Significant Population of Egyptian Vultures Discovered

Posted 26 September 2016 by under Announcements & Notices • Journal: Ostrich: Journal of African Ornithology
Significant Population of Egyptian Vultures Discovered

The Egyptian Vulture (Neophron percnopterus), a long-lived medium-sized scavenger population in Morocco has undergone a significant decline since the 1980s to the point of nearing local extinction in the twenty-first century. The observation of four birds in Spring 2013 and the sight of a breeding pair near the Tazekka National Park caused immense excitement among the Moroccan and global ornithological community. 

Mohamed Amezian and Rachid EI Khamlichi conducted a self-financed field study of some possible sites for Egyptian Vultures over a six-day period during June 2014 in the Middle Atlas Mountains, Morocco. Mohamed Amezian and Rachid EI Khamlichi counted a total of 48 Egyptian Vultures at three different localities: two occupied breeding sites and one communal roost that hosted 40 vultures of different ages. 

These results are described in a Short Note, published in Ostrich: Journal of African Ornithology, Volume 87, 2016 – Issue 1, titled 'Significant population of Egyptian Vulture Neophron percnopterus found in Morocco'. The paper is available to access at no charge until the end of November 2016.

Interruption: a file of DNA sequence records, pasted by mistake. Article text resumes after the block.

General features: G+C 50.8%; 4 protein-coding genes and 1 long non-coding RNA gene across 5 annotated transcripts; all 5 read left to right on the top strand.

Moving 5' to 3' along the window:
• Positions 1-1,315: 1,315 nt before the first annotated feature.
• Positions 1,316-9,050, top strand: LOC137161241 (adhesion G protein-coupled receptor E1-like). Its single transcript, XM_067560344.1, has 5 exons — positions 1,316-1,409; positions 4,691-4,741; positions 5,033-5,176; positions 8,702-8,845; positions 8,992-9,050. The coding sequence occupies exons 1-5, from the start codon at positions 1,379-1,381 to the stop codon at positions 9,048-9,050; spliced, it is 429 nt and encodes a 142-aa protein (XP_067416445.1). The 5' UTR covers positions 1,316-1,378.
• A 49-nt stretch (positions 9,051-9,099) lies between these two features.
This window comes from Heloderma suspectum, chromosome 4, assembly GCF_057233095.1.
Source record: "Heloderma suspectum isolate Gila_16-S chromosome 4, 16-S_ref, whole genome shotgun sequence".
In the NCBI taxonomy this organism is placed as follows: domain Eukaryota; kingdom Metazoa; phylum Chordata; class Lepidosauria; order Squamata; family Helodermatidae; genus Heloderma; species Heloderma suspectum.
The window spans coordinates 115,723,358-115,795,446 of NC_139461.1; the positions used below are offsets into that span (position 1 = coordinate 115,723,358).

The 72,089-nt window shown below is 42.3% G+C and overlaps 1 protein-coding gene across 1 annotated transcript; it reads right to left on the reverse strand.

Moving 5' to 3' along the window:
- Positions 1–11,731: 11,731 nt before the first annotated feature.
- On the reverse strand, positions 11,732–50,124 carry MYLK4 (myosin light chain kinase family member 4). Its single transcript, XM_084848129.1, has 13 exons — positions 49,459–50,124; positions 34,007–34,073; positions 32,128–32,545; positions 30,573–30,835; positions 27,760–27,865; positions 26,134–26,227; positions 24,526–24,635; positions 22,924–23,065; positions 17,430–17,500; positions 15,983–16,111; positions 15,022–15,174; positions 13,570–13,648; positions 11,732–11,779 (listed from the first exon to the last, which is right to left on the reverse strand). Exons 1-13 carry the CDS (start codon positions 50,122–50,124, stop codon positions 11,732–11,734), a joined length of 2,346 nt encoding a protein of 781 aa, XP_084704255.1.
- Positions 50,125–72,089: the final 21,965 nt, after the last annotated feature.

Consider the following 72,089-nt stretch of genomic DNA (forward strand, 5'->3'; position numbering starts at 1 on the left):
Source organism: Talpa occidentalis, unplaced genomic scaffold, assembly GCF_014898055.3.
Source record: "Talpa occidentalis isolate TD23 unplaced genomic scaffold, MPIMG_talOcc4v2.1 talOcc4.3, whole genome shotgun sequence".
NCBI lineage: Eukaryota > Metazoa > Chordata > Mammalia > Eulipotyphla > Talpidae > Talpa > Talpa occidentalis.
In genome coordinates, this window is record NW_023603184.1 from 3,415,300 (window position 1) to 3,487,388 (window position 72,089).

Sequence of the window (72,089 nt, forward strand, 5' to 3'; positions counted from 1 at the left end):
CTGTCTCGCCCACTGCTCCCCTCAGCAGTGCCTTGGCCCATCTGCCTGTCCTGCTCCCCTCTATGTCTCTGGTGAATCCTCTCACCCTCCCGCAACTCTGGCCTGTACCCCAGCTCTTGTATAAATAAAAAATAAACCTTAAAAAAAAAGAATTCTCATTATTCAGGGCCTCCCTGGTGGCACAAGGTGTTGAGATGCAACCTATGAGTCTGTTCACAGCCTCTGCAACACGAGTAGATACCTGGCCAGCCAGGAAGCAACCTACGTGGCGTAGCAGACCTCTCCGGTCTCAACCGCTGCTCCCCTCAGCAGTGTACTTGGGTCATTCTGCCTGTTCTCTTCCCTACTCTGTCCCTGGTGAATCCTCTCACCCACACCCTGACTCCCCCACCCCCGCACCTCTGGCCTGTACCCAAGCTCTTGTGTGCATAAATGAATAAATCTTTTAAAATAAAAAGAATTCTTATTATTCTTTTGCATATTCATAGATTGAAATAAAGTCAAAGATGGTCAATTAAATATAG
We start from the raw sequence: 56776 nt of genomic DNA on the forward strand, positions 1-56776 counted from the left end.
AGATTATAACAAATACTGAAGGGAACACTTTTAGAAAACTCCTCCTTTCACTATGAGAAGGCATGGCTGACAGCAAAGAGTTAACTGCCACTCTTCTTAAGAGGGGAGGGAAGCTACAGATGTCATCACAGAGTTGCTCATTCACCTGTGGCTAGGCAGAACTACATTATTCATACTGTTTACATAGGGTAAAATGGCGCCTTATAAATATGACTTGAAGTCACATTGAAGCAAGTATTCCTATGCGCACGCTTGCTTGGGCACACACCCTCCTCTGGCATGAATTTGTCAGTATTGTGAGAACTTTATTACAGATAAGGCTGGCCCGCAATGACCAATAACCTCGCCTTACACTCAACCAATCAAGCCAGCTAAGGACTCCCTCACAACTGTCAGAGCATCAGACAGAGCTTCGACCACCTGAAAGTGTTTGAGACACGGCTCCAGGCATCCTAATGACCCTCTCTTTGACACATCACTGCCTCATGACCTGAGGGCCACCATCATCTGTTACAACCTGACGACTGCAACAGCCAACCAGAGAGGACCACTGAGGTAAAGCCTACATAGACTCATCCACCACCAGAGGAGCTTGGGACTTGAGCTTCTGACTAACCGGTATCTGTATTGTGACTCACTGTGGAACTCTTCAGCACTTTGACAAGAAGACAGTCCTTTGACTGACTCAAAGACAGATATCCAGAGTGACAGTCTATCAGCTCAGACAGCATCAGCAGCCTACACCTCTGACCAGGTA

Mohamed Amezians’ blog post can be accessed here with a French translation here. The hope is that this new situation and the various recent sightings will revive the hopes for studying and conserving this and other vulture species in Morocco and North-west Africa in general. 

Image Caption: Adult Egyptian Vulture (Neophron percnopterus), Middle Atlas, Morocco. 
Photo Credit: Mohamed Amezian.

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